Extracting Honey

Well, I’m finally extracting honey from three hives that produced some surplus. My best hive was one that is a few years old and has swarmed in the past. This is definitely  the smallest honey crop I’ve gotten in the seven years that I’ve kept bees. I’m guessing the total will be around 150 lbs.

I have a Maxant Model 3100 extractor that I bought third hand. It was originally a hand crank model, but after a few years of cranking out several hundred pounds of honey, with lots of help from my son Josh, I scavenged a motor from a free treadmill, got a pulley off of an old Saturn engine in the junkyard, made a bracket and bought a belt and voila. Now the treadmill control panel sits on the table and I can turn the extractor on and off, and adjust the speed while I uncap the next set of frames.

Maxant extractor with double stainless screen to filter honey as it goes into bucket where it will settle before bottling.  Honey supers are stacked in the background. This extractor will hold three medium or deep frames, or 6 shallow frames tangentially. The frames have to be turned around after one side is extracted. It comes with clips to hold 6 frames radially, but I’ve always had trouble with them popping off and having to fish them from the bottom of the extractor. Besides, extracting tangentially gives me time to uncap the next set of frames, so I don’t feel as if I’m wasting any time doing it that way.

Here, I’m using an uncapping fork to remove the wax cappings covering the full cells of honey. You can also use and uncapping knife. You can buy an electric one that quickly slices through the cappings and they come off in a sheet, but I prefer not to expose the honey to any heat.                                                                            

You can also just scratch open the cappings, if you’d like.

Here are a couple of frames that have been uncapped and are ready to be put into the extractor.

The extractor will spin the frames, flinging the honey to the sides where it will run down and out the gate, through the stainless steel screens, and into a storage bucket.

After the honey is extracted, I’ll check the moisture content using a tool called refractometer.  The one I use is digital, and although it costs a few hundred dollars, I feel the expense is worth it for its accuracy and ease of use. You simply turn it on, let it warm up, put a drop of honey on the glass “eye” and close the lid. Push a button and in a moment you have a digital readout of the exact moisture content.   The moisture content of the honey must be below 17 percent, otherwise the honey will ferment. After settling for a few days, any tiny bits of wax rise to the top, then the honey is put into bottles using a gate at the bottom of the bucket. Honey makes great gifts, and if you have enough, you can sell your surplus. Once people taste my pure raw honey, all I need is word of mouth to sell all that I produce.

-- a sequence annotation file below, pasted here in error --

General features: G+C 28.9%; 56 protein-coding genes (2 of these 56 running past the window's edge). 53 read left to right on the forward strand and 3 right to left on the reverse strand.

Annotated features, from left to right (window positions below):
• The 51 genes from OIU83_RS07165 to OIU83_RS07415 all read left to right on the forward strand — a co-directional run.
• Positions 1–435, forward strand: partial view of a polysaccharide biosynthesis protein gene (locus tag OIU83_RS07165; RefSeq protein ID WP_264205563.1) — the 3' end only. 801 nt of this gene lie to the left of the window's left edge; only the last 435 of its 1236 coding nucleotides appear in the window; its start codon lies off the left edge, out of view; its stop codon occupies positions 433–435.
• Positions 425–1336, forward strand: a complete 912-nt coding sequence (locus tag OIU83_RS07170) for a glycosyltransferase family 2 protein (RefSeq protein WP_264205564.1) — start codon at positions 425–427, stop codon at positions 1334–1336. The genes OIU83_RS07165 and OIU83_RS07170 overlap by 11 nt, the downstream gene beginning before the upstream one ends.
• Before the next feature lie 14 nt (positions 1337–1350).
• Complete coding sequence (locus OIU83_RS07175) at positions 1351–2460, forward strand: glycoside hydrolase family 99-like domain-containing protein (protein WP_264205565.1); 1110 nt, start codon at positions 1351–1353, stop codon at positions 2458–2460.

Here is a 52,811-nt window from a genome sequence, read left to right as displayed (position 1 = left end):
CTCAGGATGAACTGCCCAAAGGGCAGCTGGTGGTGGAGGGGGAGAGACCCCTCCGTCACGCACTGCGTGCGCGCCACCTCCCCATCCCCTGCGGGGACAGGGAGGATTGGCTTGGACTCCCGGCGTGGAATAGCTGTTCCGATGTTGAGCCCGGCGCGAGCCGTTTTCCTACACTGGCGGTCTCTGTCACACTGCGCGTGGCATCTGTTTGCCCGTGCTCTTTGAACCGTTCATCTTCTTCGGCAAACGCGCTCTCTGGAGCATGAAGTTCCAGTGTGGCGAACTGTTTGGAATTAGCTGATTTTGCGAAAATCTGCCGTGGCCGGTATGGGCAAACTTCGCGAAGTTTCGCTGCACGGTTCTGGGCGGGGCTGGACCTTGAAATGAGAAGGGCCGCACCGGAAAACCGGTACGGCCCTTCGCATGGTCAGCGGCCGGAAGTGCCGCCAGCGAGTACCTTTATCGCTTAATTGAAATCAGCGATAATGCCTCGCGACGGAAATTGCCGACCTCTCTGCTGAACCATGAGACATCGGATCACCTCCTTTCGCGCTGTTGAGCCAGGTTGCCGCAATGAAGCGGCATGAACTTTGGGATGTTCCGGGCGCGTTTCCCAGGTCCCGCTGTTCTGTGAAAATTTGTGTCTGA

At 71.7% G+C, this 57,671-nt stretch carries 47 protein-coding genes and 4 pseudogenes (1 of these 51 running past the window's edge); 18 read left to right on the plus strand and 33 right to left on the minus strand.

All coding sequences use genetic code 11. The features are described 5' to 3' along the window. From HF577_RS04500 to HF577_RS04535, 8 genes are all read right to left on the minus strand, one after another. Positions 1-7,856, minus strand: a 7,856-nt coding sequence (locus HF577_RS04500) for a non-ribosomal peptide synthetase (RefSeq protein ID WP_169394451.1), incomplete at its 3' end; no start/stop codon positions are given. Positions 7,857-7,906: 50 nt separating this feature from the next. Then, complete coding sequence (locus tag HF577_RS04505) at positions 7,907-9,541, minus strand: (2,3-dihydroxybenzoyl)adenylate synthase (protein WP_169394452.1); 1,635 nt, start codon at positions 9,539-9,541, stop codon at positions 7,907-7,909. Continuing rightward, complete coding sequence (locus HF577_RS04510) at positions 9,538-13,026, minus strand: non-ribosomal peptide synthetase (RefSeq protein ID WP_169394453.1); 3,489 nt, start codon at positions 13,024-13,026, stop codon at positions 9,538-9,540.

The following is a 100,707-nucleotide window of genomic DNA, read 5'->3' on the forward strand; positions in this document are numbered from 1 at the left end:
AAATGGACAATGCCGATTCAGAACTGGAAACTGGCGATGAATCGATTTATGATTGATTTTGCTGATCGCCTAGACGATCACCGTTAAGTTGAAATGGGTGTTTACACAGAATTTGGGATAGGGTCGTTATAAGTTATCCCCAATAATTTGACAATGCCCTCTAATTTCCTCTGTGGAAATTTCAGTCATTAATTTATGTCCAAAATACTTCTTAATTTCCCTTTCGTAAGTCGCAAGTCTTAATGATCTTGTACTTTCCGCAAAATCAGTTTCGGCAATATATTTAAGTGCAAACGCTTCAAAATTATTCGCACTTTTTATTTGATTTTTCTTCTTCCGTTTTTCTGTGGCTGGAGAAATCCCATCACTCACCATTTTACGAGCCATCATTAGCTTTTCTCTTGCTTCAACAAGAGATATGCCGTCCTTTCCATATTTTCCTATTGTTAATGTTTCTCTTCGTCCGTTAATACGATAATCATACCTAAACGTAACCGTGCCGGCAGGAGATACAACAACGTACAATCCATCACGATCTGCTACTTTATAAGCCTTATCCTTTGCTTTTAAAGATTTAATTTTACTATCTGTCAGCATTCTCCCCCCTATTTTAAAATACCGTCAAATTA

A digital refractometer made by Misco

This is my motor setup. The flywheel came on the motor, the pulley is from a car engine and I made the bracket from two pcs of scrap metal, but you can purchase angle iron from many hardware stores. The electronic circuit board and speed control set on the table in easy reach. Every year I say I’m going to make an enclosure for the circuit board, but never seem to get around to it. The beauty of this setup is that to change the speed, you simple move the slider on the control panel. I never have to run it even up to half speed and it has plenty of power to get the job done.

Next spring, I’ll be saying once again that “This is going to be the best year ever”

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About Beekeeping in the Berkshires

Here at Berkshire Farms Apiary we've been keeping bees and making honey since 2005, with hives in most of the surrounding towns. We also make pure beeswax candles, lip balm, and hand salve, as well as give presentations. As secretary of the Northern Berkshire Beekeepers Association, I am very active in the local beekeeping community.
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